Roles for Stress-inducible Lambda Glutathione Transferases in Flavonoid Metabolism in Plants as Identified by Ligand Fishing

David P. Dixon, Robert Edwards

Research output: Contribution to journalArticlepeer-review


The glutathione transferases (GSTs) of plants are a superfamily of abundant enzymes whose roles in endogenous metabolism are largely unknown. For example, the lambda class of GSTs (GSTLs) have members that are selectively induced by chemical stress treatments and based on their enzyme chemistry are predicted to have roles in redox homeostasis. However, using conventional approaches these functions have yet to be determined. To address this, recombinant GSTLs from wheat and Arabidopsis were tagged with a Strep tag and after affinity-immobilization, incubated with extracts from Arabidopsis, tobacco, and wheat. Bound ligands were then recovered by solvent extraction and identified by mass spectrometry (MS). With the wheat enzyme TaGSTL1, the ligand profiles obtained with in vitro extracts from tobacco closely matched those observed after the protein had been expressed in planta, demonstrating that these associations were physiologically representative. The stress-inducible TaGSTL1 was found to selectively recognize flavonols (e. g. taxifolin; K-d = 25 nM), with this binding being dependent upon S-glutathionylation of an active site cysteine. In the case of the wheat extracts, this selectivity in ligand recognitions lead to the detection of flavonols that had not been previously described in this cereal. Subsequent in vitro assays showed that the co-binding of flavonols, such as quercetin, to the thiolated TaGSTL1 represented an intermediate step in the reduction of the respective S-glutathionylated quinone derivatives to yield free flavonols. These results suggest a novel role for GSTLs in maintaining the flavonoid pool under stress conditions.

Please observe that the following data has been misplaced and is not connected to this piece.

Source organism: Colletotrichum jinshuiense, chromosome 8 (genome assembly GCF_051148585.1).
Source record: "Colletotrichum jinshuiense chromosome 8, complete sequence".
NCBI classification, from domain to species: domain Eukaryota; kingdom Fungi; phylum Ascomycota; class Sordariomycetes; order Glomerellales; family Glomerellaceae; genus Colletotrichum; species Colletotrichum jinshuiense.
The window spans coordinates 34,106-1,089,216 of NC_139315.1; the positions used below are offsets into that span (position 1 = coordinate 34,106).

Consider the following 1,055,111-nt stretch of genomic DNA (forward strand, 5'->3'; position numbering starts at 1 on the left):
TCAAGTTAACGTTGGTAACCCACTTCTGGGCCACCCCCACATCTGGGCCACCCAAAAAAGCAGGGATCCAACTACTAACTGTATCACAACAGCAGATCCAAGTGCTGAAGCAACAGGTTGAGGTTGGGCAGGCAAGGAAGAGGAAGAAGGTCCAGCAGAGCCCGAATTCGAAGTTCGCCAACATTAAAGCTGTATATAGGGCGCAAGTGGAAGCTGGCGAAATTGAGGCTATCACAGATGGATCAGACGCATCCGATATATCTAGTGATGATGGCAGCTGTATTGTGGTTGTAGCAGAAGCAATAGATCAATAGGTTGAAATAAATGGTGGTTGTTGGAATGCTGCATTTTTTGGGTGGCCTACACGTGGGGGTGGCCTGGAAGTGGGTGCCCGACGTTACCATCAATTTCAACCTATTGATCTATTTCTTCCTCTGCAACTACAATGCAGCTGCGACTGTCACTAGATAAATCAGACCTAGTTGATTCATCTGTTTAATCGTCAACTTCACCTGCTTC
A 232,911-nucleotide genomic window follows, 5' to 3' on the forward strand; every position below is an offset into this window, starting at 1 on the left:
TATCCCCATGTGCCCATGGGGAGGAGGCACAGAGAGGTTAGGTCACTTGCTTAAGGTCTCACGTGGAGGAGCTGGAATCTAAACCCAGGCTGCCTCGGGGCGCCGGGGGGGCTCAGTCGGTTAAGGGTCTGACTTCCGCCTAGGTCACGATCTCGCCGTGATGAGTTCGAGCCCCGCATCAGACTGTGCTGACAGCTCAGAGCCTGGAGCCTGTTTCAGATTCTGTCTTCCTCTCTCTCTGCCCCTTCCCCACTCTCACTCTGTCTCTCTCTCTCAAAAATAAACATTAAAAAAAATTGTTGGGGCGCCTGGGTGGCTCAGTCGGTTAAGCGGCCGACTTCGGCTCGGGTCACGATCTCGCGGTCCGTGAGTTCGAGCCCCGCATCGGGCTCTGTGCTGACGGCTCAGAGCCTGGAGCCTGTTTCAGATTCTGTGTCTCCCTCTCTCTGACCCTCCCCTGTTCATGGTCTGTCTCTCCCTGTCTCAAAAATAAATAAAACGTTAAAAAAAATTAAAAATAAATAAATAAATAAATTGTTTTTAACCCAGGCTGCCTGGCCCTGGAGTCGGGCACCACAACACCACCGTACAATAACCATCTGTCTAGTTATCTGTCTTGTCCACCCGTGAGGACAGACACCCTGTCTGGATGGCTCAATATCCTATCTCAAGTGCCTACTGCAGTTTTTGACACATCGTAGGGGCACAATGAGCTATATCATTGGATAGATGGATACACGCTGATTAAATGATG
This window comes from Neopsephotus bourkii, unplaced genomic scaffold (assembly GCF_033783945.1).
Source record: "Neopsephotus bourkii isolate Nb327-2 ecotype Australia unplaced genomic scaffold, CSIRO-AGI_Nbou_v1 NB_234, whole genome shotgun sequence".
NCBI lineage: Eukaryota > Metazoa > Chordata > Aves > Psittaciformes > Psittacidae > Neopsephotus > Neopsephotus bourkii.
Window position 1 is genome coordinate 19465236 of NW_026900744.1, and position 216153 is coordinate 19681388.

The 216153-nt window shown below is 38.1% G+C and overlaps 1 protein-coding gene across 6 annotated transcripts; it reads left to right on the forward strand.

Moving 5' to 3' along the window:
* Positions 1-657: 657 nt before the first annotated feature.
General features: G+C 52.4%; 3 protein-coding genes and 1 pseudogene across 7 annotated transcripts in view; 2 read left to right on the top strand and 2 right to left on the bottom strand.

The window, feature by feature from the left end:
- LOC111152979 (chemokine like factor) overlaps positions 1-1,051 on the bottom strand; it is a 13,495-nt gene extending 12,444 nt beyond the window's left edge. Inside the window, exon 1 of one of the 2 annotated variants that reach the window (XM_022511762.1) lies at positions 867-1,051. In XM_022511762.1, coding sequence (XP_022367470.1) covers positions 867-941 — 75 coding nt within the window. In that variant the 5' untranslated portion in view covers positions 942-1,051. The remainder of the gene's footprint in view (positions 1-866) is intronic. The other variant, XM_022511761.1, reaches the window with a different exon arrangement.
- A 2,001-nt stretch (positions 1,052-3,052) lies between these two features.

Original languageEnglish
Pages (from-to)36322-36329
Number of pages8
JournalJournal of Biological Chemistry
Issue number47
Publication statusPublished - 19 Nov 2010



Cite this